European Union: Banking Market Trends

Last Updated: 6 October 2017
Article by Mihai Dudoiu

2017 has seen some antagonistic forces, whose resultant seems uncertain. On the one hand, people are talking about the steps that are to be taken with a view to consolidating the single market and achieving banking union. On the other hand, negotiations caused by Brexit between the European Union (EU or the Union) and Great Britain have been initiated. A brief review of such contradicting trends observed within the Union is shown below.

1. Towards consolidating Banking Union (Centripetal Forces)

At the end of 2016, the European Commission (the Commission) publicly announced the new reform package meant to consolidate EU banks' resilience and secure financial stability within the Union. Such proposals envisage a continuation of the reforms initiated further to the financial crisis, and are indirectly aimed at completing the banking union. Amongst the targeted objectives, the Commission specifies the increase in the EU institutions' resilience and consolidation of financial stability, and improvement of the banks' lending capacity. Also, the Commission envisages a facilitation of the banks' role in building more active and liquid EU capital markets to support the creation of a union of capital markets.

Moreover, ESMA together with the relevant national authorities (ASF, in the case of Romania) is interested in a convergence of regulations within Member States, the primary target being to transpose MiFID II/MiFIR in domestic legislation. At the same time, protection of investors is envisaged, as set against the background of cross-border transactions (inside the Union), whose stimulation is contemplated.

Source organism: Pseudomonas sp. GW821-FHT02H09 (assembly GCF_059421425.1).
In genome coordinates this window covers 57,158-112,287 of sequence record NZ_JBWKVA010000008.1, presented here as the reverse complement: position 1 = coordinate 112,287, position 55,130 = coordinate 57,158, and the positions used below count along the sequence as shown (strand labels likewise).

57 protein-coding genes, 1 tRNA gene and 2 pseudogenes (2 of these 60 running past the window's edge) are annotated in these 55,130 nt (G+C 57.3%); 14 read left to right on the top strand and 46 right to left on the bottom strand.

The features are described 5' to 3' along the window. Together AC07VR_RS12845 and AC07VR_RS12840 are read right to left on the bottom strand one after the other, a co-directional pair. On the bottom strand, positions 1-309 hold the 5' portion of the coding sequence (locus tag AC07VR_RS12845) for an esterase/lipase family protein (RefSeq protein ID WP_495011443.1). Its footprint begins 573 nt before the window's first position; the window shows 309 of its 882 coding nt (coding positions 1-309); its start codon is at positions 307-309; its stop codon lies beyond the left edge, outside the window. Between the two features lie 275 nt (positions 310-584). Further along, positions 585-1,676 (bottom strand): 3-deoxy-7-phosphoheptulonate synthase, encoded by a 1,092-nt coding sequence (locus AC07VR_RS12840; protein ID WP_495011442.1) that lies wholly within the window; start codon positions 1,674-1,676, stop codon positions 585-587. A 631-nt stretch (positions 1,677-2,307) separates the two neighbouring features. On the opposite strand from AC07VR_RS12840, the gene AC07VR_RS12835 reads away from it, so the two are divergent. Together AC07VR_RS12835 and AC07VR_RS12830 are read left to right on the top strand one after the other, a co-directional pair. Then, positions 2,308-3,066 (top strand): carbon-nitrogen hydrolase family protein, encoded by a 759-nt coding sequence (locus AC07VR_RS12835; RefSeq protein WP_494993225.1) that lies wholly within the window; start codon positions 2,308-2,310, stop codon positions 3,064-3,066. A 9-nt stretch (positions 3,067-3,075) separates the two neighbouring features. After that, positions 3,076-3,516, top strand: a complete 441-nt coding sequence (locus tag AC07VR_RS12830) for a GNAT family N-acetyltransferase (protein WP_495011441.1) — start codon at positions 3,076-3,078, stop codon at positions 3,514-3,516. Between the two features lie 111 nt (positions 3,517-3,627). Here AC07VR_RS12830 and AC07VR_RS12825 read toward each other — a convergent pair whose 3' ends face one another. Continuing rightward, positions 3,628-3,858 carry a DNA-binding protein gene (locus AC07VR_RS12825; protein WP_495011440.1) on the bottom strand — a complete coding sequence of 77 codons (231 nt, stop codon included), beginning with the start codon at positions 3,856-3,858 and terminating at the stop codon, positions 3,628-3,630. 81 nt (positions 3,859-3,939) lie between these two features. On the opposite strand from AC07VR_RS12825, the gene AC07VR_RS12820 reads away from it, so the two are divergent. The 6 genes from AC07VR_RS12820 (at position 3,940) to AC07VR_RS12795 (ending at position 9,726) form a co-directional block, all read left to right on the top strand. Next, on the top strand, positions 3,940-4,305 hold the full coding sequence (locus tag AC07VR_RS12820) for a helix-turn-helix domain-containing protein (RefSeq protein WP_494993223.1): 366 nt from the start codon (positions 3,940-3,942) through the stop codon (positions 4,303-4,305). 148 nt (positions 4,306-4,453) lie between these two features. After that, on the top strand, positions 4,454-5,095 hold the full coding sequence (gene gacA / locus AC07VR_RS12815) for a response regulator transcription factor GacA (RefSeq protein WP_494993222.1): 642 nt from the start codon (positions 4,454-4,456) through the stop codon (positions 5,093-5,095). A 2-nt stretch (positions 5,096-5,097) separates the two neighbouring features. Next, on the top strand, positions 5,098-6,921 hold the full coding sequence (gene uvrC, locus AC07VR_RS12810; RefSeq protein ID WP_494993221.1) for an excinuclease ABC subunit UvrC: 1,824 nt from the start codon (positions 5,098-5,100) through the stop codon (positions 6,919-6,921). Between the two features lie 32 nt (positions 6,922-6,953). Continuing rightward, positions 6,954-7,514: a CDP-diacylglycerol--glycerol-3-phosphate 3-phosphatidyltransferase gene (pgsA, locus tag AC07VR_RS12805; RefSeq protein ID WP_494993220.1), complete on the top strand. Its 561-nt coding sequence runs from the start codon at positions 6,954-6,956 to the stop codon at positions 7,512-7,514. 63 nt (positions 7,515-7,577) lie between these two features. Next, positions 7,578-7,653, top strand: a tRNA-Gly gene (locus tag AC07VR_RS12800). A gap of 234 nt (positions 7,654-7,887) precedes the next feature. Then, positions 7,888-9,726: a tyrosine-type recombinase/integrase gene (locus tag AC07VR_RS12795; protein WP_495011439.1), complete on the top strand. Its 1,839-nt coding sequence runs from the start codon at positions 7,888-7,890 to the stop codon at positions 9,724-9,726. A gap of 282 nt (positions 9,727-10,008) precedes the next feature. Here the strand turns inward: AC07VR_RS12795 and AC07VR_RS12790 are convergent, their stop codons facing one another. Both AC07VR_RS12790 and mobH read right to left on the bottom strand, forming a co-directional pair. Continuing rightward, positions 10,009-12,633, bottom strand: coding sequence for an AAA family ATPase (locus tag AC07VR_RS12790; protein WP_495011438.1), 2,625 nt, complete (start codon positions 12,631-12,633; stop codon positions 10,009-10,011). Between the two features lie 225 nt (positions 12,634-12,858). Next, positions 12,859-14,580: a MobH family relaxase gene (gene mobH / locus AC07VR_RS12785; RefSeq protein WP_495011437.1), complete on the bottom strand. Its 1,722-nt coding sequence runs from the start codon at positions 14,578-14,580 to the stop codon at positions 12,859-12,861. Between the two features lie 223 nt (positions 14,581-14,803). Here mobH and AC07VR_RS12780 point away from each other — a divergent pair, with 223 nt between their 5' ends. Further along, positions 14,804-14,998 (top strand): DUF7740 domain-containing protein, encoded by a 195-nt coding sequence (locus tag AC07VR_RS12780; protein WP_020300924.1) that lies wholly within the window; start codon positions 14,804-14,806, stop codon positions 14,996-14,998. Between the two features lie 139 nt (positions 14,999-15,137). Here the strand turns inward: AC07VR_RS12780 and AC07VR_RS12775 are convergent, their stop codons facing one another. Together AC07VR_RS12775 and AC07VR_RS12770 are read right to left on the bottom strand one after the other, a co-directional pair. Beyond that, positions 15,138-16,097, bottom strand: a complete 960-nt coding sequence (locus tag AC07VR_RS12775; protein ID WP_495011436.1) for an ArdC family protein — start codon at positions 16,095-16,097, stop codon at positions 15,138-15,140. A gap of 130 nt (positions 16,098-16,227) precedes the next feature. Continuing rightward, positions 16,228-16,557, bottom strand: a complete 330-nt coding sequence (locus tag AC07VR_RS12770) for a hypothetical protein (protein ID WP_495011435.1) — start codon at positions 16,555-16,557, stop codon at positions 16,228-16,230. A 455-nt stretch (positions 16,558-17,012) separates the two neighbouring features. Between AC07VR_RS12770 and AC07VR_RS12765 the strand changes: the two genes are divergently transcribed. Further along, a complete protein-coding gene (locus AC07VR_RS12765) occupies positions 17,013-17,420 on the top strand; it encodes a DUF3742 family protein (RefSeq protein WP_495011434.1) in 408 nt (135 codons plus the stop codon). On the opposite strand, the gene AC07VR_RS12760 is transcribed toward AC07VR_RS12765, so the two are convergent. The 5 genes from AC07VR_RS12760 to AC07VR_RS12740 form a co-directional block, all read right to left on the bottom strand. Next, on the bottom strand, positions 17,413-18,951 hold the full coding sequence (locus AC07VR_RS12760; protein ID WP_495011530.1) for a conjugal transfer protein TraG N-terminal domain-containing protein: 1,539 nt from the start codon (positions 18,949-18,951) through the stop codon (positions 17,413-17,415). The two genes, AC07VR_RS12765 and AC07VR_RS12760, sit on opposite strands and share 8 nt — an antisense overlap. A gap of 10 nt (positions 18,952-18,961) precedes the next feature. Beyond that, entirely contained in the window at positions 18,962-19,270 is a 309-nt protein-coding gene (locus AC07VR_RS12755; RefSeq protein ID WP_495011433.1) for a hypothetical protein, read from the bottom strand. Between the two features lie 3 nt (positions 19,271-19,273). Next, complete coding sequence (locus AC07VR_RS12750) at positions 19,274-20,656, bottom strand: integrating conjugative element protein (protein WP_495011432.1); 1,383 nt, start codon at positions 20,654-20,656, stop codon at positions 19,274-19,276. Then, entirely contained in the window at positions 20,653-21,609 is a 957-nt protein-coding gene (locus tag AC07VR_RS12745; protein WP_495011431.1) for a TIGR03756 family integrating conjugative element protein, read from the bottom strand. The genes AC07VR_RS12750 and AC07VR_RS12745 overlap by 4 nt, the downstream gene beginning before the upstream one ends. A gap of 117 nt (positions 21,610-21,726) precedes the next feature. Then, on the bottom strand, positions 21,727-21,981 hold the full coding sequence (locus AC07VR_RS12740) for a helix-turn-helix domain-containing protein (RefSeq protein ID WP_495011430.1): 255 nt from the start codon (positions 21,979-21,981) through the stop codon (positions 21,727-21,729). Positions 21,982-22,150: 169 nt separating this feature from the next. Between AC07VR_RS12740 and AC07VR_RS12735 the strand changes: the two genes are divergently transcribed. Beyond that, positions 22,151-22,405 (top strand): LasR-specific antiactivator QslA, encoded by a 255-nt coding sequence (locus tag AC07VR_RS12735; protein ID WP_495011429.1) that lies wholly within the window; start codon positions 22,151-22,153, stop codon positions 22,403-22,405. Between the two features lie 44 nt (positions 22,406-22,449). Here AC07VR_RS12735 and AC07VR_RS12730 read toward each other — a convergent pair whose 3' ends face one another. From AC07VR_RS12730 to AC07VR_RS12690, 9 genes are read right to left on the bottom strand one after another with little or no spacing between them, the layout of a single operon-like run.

Other measures taken at the level of the Union with a view to developing the European Single Market (mainly the single market in financial services and the digital single market) include homogenisation of domestic legislation on consumer credits and mortgage credits, respectively, to promote cross-border credits (once again, inside the Union). At the same time, with a view to developing the digital single market, regulations were inserted, directly applicable in all Member States, with respect to electronic identification and trusted services for electronic transactions. All of the above offers a perspective on the steps taken to consolidate the Union and increase the integration degree.

2. Disturbing Elements (Centrifugal Forces) Brexit

At the end of March 2017, based on Article 50 of the Treaty of Lisbon, Great Britain formally notified the Union on the initiation of the negotiations for Great Britain's exit (Brexit) from the Union. Negotiations, whose duration is forecasted to last for at least two years, are meant to conclude an agreement setting forth the Brexit terms. Amongst the difficult topics of the negotiation, one may also find the conditions in which Great Britain shall have access to the Single European Market, including in terms of financial services. It is likely that, as of Brexit, London financial institutions will lose (or have their) freedom of establishment and freedom to provide services (limited), which freedoms are given solely to Member States of the Union.